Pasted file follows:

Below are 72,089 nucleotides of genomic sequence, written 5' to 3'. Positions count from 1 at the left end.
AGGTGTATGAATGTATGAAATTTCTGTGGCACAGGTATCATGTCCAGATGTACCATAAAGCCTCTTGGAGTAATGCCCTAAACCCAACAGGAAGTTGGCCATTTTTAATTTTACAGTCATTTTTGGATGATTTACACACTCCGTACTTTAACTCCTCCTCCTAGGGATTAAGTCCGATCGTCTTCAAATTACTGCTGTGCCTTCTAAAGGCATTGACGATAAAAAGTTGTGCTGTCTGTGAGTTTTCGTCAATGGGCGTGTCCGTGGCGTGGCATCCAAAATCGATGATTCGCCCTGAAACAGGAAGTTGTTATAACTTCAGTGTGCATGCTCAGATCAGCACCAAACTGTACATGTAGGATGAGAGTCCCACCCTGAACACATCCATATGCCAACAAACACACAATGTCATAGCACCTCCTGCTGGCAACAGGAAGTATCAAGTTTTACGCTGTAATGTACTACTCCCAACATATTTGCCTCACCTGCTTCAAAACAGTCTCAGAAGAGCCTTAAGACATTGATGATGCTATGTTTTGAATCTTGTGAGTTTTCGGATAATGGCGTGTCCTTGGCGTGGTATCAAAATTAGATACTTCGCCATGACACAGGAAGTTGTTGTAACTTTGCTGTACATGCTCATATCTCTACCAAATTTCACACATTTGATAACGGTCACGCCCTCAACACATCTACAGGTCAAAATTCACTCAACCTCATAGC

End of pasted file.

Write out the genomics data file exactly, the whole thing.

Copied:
Below are 72,089 nucleotides of genomic sequence, written 5' to 3'. Positions count from 1 at the left end.
AGGTGTATGAATGTATGAAATTTCTGTGGCACAGGTATCATGTCCAGATGTACCATAAAGCCTCTTGGAGTAATGCCCTAAACCCAACAGGAAGTTGGCCATTTTTAATTTTACAGTCATTTTTGGATGATTTACACACTCCGTACTTTAACTCCTCCTCCTAGGGATTAAGTCCGATCGTCTTCAAATTACTGCTGTGCCTTCTAAAGGCATTGACGATAAAAAGTTGTGCTGTCTGTGAGTTTTCGTCAATGGGCGTGTCCGTGGCGTGGCATCCAAAATCGATGATTCGCCCTGAAACAGGAAGTTGTTATAACTTCAGTGTGCATGCTCAGATCAGCACCAAACTGTACATGTAGGATGAGAGTCCCACCCTGAACACATCCATATGCCAACAAACACACAATGTCATAGCACCTCCTGCTGGCAACAGGAAGTATCAAGTTTTACGCTGTAATGTACTACTCCCAACATATTTGCCTCACCTGCTTCAAAACAGTCTCAGAAGAGCCTTAAGACATTGATGATGCTATGTTTTGAATCTTGTGAGTTTTCGGATAATGGCGTGTCCTTGGCGTGGTATCAAAATTAGATACTTCGCCATGACACAGGAAGTTGTTGTAACTTTGCTGTACATGCTCATATCTCTACCAAATTTCACACATTTGATAACGGTCACGCCCTCAACACATCTACAGGTCAAAATTCACTCAACCTCATAGC